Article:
I receive messages from the Gods but I don’t think I’m particularly special in this; the Gods Who wish to talk to people do so to many people frequently. I have a natural affinity for hearing Gods which is like being able to sing or draw— something anyone can do a little, some people have a talent for, and anyone who wishes to improves with practice. The hard part is being able to interpret the God-sendings into coherent, action-oriented directives and using divinatory tools is one of the ways I use to make sense of the sendings. As well, divination allows me to ask specific questions and get directed answers. Since I am Diaspora Irish I use a traditional Irish divination tool, the Ogham.
I spent some years doing professional divination with a set of Ogham cards that I had developed. I developed the design on the cards, that is, not the tree significator nor the traditional kennings although I did a little substitution for North American plants instead of a few British Isles ones that don’t grow here at all.
So there I was at a ‘Psychic’ show, doing readings with ‘Ancient Irish Tree Cards’ (in all the hundreds of readings I did professionally over the years only one person actually knew what ‘Ogham’ was) and the activities director of a local retirement home came by and asked me if I would come and do a little talk about Irishness at the home on Saint Patrick’s Day. I’m open to talking, but on the day of the presentation I drove up to the home and thought, ‘Whew!! This is a pretty upscale nursing home– I’m not sure I feel comfortable with this….’
Soldiering on (in solidarity) I was escorted into the library and given an easel
(I started with a recitation of an adaption of ‘Saint Patrick’s Breastplate’:
Here in this fateful hour,
I place all Heaven with its power,
And the sun with its brightness,
And the snow with its whiteness,
And the fire with all the strength it hath,
And the lightning with its rapid wrath,
And the wind with its swiftness along its path,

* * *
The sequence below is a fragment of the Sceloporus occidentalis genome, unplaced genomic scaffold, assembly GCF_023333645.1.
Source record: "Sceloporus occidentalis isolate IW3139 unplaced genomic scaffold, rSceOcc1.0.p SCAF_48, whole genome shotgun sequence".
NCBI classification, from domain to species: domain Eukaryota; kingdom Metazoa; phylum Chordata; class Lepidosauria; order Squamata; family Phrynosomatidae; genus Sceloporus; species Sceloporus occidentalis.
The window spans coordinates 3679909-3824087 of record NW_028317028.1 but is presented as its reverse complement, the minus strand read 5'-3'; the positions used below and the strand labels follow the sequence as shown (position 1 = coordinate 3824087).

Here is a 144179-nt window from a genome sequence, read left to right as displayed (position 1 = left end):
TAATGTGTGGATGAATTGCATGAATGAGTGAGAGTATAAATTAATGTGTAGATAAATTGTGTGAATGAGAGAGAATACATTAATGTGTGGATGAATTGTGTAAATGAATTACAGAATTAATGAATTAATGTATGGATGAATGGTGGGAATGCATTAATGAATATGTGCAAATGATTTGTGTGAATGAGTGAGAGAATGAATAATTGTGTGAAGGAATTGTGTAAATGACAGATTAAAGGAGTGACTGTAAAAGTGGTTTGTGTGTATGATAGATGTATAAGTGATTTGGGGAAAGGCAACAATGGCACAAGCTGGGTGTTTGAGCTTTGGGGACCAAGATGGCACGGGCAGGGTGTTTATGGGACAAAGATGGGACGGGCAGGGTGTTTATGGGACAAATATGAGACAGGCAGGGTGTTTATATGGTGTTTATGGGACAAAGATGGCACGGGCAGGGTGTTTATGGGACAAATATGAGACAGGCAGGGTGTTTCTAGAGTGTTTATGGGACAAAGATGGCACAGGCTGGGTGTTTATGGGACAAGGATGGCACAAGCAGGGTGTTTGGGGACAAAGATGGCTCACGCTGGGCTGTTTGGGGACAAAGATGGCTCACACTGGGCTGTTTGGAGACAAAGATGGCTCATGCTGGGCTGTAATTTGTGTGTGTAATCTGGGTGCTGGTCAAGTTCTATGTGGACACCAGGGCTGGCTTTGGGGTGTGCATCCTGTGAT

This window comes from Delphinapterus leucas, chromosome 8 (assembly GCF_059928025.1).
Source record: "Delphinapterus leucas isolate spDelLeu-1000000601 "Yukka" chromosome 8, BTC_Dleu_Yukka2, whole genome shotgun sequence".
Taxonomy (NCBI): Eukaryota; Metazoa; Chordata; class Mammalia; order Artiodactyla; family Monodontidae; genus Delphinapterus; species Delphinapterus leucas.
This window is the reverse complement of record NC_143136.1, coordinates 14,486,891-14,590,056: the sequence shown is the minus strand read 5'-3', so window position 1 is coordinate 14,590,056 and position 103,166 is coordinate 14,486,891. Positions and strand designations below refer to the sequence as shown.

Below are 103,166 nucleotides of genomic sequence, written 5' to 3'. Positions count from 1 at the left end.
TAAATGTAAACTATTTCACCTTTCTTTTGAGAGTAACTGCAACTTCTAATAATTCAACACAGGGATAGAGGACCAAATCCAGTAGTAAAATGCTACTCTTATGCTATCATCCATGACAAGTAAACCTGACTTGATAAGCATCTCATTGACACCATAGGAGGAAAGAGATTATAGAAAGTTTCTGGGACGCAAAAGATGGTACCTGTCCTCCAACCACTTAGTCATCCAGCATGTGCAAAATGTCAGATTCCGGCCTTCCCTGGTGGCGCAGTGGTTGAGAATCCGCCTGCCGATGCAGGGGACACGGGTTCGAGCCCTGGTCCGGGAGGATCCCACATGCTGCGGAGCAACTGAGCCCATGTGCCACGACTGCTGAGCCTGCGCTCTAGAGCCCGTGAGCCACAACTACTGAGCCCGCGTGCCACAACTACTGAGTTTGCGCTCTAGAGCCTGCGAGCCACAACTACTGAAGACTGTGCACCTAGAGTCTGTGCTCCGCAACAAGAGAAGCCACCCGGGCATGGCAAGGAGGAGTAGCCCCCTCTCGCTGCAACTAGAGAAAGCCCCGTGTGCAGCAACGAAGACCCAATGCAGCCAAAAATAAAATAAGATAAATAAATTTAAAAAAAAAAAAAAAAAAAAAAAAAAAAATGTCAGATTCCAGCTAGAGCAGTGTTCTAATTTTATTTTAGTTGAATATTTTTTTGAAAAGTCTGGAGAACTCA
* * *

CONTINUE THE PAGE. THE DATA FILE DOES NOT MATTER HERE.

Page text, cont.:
And the sea with its deepness,
And the rocks with their steepness,
And the Earth with its starkness
All these I place
By the Gods’ almighty help and grace
Between myself and the powers of darkness.
with large-sized copies of appropriate cards for each invocation).
After that I was talking about the imagery in the various pictures and told the story of why the wren is the king of birds.
One old geezer who had clearly spent a long long lifetime of never being opposed in anything nor ever spending a moment of his time in doubt of his essential self-worth decided that now was the ideal instant for him to step up to his favourite pastime of pestering:
“This is just MAKE-BELIEVE!” he said querulously.
“These are legends, yes” I responded, “But they explicate essential truths in a fantastical format.”
“Faugh!” he said, “Fairy tales!”
“Look at the back-story of ‘Goldilocks and the Three Bears’, for example:
Goldilocks thinks of herself as a cut above the disadvantaged people living in a little cottage in the forest.
‘They are not like me’ she says, ‘They do not feel things the same way— they are just bears.’
So she feels quite comfortable eating their porridge, breaking their chairs, and using their beds. When the ‘bears’ come home and find her asleep, what is the essential truth, the moral of the story, that is the teaching lesson here?”
The Querulous Geezer was thrown off balance by the indirection and not having me straightforwardly complain that he is causing trouble or being impolite and has no answer nor does any other of the audience…
“If you take all that they have from the poor they will rise up against you and eat you.
And then one of the Nize Little Old Ladies changed the subject.
When I told the story at dinner that night, my son laughed and said,
So you’re not invited back for next year?”
It has become common usage in my family to identify what might on today’s Internet elicit ‘check your privilege’ as ‘they think we’re just bears’. It is the first move in the action that the Capitalists-in-Power use to disempower and enslave— the creation of Otherness.
On the one hand, Otherness is a completely fallacious concept— in the broad overview we are barely different from chimpanzees; the tiny differences of pigmentation, of religious belief, of sexuality are vanishingly small against the universal human need for inclusion and the push of curiosity.
On the other hand, what individual people signify as important to themselves is so wildly variable as to preclude assumptions altogether. Everyone is slightly Other— having different likes and dislikes, believing different things sacred, valuing different behaviours.
On the gripping hand all of our prejudices, our cultural mores, our languages, and the mind-set each language creates, are learned and can be re-learned at need when we are exposed to some other culture or decide that the biases of our ancestors or starting culture no longer applies. What always applies is the First Law:
‘Don’t be a Douche’.
No one is so Other as to justify being treated as less than ourselves.
Judith is an elderly Druid (Elders are trees, neh?) living on a tiny urban farm in Ottawa, Canada. She speaks respectfully to the Spirits, shares her home and environs with insects and animals, and fervently preaches un-grassing yards and repurposing trash (aka ‘found-object art’).
Her piece, “Call To The Cold Gods” appears in A Beautiful Resistance–Everything We Already Are.